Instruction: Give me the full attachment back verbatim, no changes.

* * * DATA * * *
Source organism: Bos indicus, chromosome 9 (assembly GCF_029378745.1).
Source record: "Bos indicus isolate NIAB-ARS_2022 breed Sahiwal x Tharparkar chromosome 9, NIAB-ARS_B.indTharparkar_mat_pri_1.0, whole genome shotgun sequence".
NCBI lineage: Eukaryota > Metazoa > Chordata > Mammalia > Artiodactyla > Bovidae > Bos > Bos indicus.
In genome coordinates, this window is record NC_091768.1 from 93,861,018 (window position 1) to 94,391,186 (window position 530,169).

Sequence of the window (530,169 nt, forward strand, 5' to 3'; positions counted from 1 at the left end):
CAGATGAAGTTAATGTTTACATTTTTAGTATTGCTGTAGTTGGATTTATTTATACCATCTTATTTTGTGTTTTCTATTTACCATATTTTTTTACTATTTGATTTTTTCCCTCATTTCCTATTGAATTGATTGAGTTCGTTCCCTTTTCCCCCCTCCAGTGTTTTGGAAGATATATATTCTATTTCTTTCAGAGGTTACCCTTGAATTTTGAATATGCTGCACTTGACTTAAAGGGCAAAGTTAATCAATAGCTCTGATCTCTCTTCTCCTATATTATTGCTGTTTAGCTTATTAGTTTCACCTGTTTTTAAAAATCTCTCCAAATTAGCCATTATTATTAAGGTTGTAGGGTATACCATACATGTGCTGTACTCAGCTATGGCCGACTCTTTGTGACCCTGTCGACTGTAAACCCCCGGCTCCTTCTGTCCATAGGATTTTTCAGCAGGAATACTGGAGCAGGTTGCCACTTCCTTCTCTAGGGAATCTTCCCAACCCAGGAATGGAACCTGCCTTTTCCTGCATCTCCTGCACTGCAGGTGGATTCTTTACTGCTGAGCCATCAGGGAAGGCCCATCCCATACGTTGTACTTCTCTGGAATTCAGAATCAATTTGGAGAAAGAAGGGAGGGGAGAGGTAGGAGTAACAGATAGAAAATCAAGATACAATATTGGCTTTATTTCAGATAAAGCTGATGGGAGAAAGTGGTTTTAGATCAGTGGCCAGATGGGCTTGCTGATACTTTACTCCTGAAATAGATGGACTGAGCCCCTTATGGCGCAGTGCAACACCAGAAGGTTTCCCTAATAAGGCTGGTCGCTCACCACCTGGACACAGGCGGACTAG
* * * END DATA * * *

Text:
Source organism: Bos indicus, chromosome 9 (assembly GCF_029378745.1).
Source record: "Bos indicus isolate NIAB-ARS_2022 breed Sahiwal x Tharparkar chromosome 9, NIAB-ARS_B.indTharparkar_mat_pri_1.0, whole genome shotgun sequence".
NCBI lineage: Eukaryota > Metazoa > Chordata > Mammalia > Artiodactyla > Bovidae > Bos > Bos indicus.
In genome coordinates, this window is record NC_091768.1 from 93,861,018 (window position 1) to 94,391,186 (window position 530,169).

Sequence of the window (530,169 nt, forward strand, 5' to 3'; positions counted from 1 at the left end):
CAGATGAAGTTAATGTTTACATTTTTAGTATTGCTGTAGTTGGATTTATTTATACCATCTTATTTTGTGTTTTCTATTTACCATATTTTTTTACTATTTGATTTTTTCCCTCATTTCCTATTGAATTGATTGAGTTCGTTCCCTTTTCCCCCCTCCAGTGTTTTGGAAGATATATATTCTATTTCTTTCAGAGGTTACCCTTGAATTTTGAATATGCTGCACTTGACTTAAAGGGCAAAGTTAATCAATAGCTCTGATCTCTCTTCTCCTATATTATTGCTGTTTAGCTTATTAGTTTCACCTGTTTTTAAAAATCTCTCCAAATTAGCCATTATTATTAAGGTTGTAGGGTATACCATACATGTGCTGTACTCAGCTATGGCCGACTCTTTGTGACCCTGTCGACTGTAAACCCCCGGCTCCTTCTGTCCATAGGATTTTTCAGCAGGAATACTGGAGCAGGTTGCCACTTCCTTCTCTAGGGAATCTTCCCAACCCAGGAATGGAACCTGCCTTTTCCTGCATCTCCTGCACTGCAGGTGGATTCTTTACTGCTGAGCCATCAGGGAAGGCCCATCCCATACGTTGTACTTCTCTGGAATTCAGAATCAATTTGGAGAAAGAAGGGAGGGGAGAGGTAGGAGTAACAGATAGAAAATCAAGATACAATATTGGCTTTATTTCAGATAAAGCTGATGGGAGAAAGTGGTTTTAGATCAGTGGCCAGATGGGCTTGCTGATACTTTACTCCTGAAATAGATGGACTGAGCCCCTTATGGCGCAGTGCAACACCAGAAGGTTTCCCTAATAAGGCTGGTCGCTCACCACCTGGACACAGGCGGACTAG